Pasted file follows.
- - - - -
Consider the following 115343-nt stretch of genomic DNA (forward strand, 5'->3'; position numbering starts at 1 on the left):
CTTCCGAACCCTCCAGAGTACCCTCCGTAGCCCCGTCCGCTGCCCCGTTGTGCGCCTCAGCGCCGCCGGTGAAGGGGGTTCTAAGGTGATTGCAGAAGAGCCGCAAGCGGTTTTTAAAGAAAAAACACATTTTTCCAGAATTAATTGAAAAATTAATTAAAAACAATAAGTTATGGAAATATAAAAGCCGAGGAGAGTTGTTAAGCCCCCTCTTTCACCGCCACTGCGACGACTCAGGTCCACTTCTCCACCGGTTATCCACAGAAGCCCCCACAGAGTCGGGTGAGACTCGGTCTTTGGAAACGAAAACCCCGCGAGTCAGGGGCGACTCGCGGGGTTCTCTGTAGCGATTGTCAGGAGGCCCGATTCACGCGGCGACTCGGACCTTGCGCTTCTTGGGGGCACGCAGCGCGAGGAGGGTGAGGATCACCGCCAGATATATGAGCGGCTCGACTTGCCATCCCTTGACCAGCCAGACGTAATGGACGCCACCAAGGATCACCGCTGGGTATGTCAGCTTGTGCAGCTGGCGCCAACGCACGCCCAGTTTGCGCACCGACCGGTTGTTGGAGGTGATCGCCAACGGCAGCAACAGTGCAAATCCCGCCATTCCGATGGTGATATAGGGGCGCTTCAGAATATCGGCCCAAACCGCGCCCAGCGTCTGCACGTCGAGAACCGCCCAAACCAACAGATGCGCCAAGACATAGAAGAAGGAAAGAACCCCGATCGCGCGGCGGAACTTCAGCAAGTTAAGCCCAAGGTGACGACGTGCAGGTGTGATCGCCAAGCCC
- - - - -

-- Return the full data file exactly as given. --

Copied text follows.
Consider the following 115343-nt stretch of genomic DNA (forward strand, 5'->3'; position numbering starts at 1 on the left):
CTTCCGAACCCTCCAGAGTACCCTCCGTAGCCCCGTCCGCTGCCCCGTTGTGCGCCTCAGCGCCGCCGGTGAAGGGGGTTCTAAGGTGATTGCAGAAGAGCCGCAAGCGGTTTTTAAAGAAAAAACACATTTTTCCAGAATTAATTGAAAAATTAATTAAAAACAATAAGTTATGGAAATATAAAAGCCGAGGAGAGTTGTTAAGCCCCCTCTTTCACCGCCACTGCGACGACTCAGGTCCACTTCTCCACCGGTTATCCACAGAAGCCCCCACAGAGTCGGGTGAGACTCGGTCTTTGGAAACGAAAACCCCGCGAGTCAGGGGCGACTCGCGGGGTTCTCTGTAGCGATTGTCAGGAGGCCCGATTCACGCGGCGACTCGGACCTTGCGCTTCTTGGGGGCACGCAGCGCGAGGAGGGTGAGGATCACCGCCAGATATATGAGCGGCTCGACTTGCCATCCCTTGACCAGCCAGACGTAATGGACGCCACCAAGGATCACCGCTGGGTATGTCAGCTTGTGCAGCTGGCGCCAACGCACGCCCAGTTTGCGCACCGACCGGTTGTTGGAGGTGATCGCCAACGGCAGCAACAGTGCAAATCCCGCCATTCCGATGGTGATATAGGGGCGCTTCAGAATATCGGCCCAAACCGCGCCCAGCGTCTGCACGTCGAGAACCGCCCAAACCAACAGATGCGCCAAGACATAGAAGAAGGAAAGAACCCCGATCGCGCGGCGGAACTTCAGCAAGTTAAGCCCAAGGTGACGACGTGCAGGTGTGATCGCCAAGCCC